However, John has also hinted that customers able to provide their own media and cover any additional costs may be able to 'order' software well into the next millenium.
"I have no intention of going anywhere and the master copies of the games are just gathering dust in the corner of the room, so we might as well find some use for them," he said.
For loyal customers, John has one last special treat in store - a CD-ROM containing every title ever released by Zenobi.
The CD will ONLY be available to customers who have purchased over 100 games and will cost just £20.
The games will be in snapshot (.SNA or .Z80) format and will work on most standard Spectrum emulators on the PC or Amiga.
John estimates the 'real' cost of the CD to be about £1000 and calls it a "once in a lifetime opportunity".
As he settles down for a "lengthy sabbatical" in deepest darkest Lancashire, John says he enjoyed the "cut and thrust" of big business and declares Zenobi were the "lantern" which lit the way for new authors.
But he warns the end of Zenobi means the end of an era
"There does not appear to be much hope anybody hoping to earn a living from selling Spectrum / 8-Bit games.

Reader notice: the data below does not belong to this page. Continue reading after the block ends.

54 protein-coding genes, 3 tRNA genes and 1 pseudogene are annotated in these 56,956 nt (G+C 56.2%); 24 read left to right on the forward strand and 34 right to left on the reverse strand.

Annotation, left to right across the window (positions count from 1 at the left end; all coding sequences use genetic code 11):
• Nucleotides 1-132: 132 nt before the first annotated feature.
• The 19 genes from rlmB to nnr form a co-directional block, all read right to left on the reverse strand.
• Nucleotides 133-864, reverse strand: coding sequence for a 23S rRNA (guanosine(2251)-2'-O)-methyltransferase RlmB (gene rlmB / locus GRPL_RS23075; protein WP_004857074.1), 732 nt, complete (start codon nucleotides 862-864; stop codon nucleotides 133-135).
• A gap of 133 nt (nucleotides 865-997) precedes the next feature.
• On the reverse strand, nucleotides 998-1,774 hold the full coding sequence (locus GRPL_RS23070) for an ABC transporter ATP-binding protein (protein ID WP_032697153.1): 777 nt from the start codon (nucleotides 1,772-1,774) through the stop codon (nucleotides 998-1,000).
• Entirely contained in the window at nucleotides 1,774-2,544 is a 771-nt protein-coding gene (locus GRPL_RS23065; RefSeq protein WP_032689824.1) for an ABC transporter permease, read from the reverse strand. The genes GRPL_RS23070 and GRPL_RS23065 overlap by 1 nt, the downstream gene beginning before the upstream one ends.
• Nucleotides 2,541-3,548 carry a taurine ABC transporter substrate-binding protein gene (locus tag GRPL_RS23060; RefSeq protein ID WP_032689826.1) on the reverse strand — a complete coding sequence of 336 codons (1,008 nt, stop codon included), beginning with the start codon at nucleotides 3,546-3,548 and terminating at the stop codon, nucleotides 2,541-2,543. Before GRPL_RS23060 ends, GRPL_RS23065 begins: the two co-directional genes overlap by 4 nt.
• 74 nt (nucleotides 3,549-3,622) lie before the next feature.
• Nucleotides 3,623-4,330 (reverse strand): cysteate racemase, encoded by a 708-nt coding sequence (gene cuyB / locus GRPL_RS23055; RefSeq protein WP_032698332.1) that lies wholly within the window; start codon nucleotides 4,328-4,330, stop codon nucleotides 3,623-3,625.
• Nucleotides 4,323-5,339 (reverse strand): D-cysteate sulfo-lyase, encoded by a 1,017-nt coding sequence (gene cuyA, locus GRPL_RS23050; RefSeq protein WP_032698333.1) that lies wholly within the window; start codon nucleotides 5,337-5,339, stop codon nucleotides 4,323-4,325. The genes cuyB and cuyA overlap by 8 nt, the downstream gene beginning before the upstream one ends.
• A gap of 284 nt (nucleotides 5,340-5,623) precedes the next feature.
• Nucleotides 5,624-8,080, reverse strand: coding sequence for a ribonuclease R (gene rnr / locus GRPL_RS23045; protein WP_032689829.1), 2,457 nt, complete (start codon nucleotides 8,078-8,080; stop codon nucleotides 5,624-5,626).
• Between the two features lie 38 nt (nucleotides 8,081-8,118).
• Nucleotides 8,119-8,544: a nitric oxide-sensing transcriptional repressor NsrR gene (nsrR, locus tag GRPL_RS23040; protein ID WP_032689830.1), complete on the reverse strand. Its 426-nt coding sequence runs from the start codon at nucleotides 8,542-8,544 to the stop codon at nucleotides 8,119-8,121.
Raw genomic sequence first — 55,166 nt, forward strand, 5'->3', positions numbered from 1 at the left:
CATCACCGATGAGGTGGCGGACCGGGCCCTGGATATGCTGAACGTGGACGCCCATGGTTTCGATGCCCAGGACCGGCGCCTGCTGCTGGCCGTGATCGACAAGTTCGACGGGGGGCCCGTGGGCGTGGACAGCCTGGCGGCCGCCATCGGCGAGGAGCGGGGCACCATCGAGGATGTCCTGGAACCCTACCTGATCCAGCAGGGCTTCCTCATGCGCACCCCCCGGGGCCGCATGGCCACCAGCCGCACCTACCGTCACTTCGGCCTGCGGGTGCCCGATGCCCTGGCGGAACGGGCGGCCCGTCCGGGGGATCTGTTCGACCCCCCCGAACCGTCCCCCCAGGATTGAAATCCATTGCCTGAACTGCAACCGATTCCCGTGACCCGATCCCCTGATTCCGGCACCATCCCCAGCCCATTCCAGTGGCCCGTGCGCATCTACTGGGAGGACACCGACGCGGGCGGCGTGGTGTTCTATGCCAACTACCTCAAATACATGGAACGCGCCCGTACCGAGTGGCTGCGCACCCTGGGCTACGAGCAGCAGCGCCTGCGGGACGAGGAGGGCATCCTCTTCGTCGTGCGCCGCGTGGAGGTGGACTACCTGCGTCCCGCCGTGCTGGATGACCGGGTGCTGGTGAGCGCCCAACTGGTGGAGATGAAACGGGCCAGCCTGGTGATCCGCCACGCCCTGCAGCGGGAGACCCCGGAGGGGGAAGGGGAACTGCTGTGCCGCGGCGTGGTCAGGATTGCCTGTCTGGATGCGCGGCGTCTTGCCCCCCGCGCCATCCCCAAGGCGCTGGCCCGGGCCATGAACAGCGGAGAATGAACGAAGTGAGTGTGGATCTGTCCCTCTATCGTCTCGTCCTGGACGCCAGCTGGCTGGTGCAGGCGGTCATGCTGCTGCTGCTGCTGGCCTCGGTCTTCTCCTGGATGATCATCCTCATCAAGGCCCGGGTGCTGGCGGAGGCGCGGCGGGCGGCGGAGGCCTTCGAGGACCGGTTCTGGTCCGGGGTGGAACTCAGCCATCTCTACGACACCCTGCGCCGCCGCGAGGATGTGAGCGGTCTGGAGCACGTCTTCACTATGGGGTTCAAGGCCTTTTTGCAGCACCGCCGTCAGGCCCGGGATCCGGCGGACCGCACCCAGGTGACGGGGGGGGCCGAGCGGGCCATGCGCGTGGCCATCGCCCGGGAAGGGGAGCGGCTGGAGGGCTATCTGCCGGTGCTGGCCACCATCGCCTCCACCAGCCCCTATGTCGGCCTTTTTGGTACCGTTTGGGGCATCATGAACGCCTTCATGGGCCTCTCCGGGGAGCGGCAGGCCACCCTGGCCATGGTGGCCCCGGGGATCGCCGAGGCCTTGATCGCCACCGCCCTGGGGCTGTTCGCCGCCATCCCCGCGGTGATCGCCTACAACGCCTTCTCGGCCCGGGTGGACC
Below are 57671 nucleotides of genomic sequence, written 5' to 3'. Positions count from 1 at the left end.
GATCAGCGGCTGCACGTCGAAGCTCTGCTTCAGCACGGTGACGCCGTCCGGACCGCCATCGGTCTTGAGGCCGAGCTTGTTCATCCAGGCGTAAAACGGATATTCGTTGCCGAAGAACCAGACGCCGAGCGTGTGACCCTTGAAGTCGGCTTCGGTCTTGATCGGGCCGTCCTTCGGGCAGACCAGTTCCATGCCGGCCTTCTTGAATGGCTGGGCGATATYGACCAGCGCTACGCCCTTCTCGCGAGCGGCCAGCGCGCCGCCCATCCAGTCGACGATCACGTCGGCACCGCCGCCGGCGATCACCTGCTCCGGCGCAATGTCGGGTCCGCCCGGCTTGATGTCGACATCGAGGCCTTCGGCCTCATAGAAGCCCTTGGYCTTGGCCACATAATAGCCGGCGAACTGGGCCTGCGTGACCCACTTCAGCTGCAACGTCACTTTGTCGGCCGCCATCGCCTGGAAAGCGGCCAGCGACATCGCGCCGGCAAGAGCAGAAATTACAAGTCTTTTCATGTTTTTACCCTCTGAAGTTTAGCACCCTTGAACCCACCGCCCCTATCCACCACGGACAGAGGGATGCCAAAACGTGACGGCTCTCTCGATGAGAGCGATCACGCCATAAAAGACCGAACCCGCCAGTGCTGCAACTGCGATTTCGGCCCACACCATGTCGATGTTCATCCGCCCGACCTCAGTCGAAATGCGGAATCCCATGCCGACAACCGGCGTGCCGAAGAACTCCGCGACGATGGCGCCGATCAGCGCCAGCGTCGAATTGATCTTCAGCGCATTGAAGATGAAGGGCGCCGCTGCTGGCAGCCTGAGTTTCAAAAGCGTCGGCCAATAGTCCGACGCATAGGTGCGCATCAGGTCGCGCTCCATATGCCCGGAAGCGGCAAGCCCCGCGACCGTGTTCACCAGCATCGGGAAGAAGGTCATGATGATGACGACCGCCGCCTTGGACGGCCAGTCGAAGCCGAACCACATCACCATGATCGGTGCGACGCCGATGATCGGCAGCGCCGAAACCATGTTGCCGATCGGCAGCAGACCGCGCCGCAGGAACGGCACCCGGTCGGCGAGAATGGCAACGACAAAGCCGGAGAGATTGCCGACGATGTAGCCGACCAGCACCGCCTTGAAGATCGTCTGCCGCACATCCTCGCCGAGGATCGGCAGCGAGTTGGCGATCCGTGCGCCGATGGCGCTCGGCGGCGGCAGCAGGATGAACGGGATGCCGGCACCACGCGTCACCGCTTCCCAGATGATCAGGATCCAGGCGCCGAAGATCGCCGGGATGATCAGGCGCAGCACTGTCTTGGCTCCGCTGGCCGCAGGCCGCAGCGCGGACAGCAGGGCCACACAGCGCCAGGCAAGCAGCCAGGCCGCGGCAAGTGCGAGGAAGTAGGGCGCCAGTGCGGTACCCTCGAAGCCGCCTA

"Just note the numbers of firms that have turned up their toes in the past couple of years - and one or two of the survivors have even been unfortunate enough to have had all their machines and equipment burgled in the past couple of weeks.
"So maybe Zenobi is the last great dinosaur around."
Zenobi Software can be contacted at: 26 Spotland Tops, Cutgate, Rochdale, Lancashire, OL12 7NX.
TRIBUTES TO ZENOBI
"....they were the most reliable maintainers of the Spectrum adventuring scene for years and will be sadly missed." David Ledbury, Persona.
"In all my dealings with John I thought he was a very organised and professional man. He was definitely Mr Adventure." Andy Davis, Alchemist Research.
"I would like to openly pay tribute to John Wilson. This man virtually moulded the Spectrum adventure scene. Some of the all time great games came from his imagination." Andy Ryals, Spectrum hacker.